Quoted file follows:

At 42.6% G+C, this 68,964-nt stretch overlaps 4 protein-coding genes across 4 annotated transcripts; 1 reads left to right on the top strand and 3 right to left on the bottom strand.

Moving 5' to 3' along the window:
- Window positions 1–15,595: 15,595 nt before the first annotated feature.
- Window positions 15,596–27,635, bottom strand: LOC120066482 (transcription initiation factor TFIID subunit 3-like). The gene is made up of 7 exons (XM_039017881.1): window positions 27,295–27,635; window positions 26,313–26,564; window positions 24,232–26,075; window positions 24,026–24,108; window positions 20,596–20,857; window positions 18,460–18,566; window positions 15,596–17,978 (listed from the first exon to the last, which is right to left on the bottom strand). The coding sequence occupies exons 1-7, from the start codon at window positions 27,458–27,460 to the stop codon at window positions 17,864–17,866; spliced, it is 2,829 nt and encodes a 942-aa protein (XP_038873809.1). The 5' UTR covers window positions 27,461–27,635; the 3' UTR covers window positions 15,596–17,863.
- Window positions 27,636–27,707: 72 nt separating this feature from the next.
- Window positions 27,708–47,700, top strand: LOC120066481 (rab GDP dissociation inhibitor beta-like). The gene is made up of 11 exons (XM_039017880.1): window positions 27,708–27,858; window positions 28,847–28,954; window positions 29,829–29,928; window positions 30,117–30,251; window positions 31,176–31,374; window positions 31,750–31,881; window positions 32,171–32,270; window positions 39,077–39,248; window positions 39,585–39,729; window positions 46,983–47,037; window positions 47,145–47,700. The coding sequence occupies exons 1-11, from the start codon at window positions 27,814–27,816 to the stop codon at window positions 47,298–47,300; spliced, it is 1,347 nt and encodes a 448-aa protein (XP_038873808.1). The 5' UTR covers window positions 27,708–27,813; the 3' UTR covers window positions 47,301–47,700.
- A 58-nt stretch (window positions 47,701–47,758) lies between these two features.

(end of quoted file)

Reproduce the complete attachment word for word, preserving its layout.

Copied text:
At 42.6% G+C, this 68,964-nt stretch overlaps 4 protein-coding genes across 4 annotated transcripts; 1 reads left to right on the top strand and 3 right to left on the bottom strand.

Moving 5' to 3' along the window:
- Window positions 1–15,595: 15,595 nt before the first annotated feature.
- Window positions 15,596–27,635, bottom strand: LOC120066482 (transcription initiation factor TFIID subunit 3-like). The gene is made up of 7 exons (XM_039017881.1): window positions 27,295–27,635; window positions 26,313–26,564; window positions 24,232–26,075; window positions 24,026–24,108; window positions 20,596–20,857; window positions 18,460–18,566; window positions 15,596–17,978 (listed from the first exon to the last, which is right to left on the bottom strand). The coding sequence occupies exons 1-7, from the start codon at window positions 27,458–27,460 to the stop codon at window positions 17,864–17,866; spliced, it is 2,829 nt and encodes a 942-aa protein (XP_038873809.1). The 5' UTR covers window positions 27,461–27,635; the 3' UTR covers window positions 15,596–17,863.
- Window positions 27,636–27,707: 72 nt separating this feature from the next.
- Window positions 27,708–47,700, top strand: LOC120066481 (rab GDP dissociation inhibitor beta-like). The gene is made up of 11 exons (XM_039017880.1): window positions 27,708–27,858; window positions 28,847–28,954; window positions 29,829–29,928; window positions 30,117–30,251; window positions 31,176–31,374; window positions 31,750–31,881; window positions 32,171–32,270; window positions 39,077–39,248; window positions 39,585–39,729; window positions 46,983–47,037; window positions 47,145–47,700. The coding sequence occupies exons 1-11, from the start codon at window positions 27,814–27,816 to the stop codon at window positions 47,298–47,300; spliced, it is 1,347 nt and encodes a 448-aa protein (XP_038873808.1). The 5' UTR covers window positions 27,708–27,813; the 3' UTR covers window positions 47,301–47,700.
- A 58-nt stretch (window positions 47,701–47,758) lies between these two features.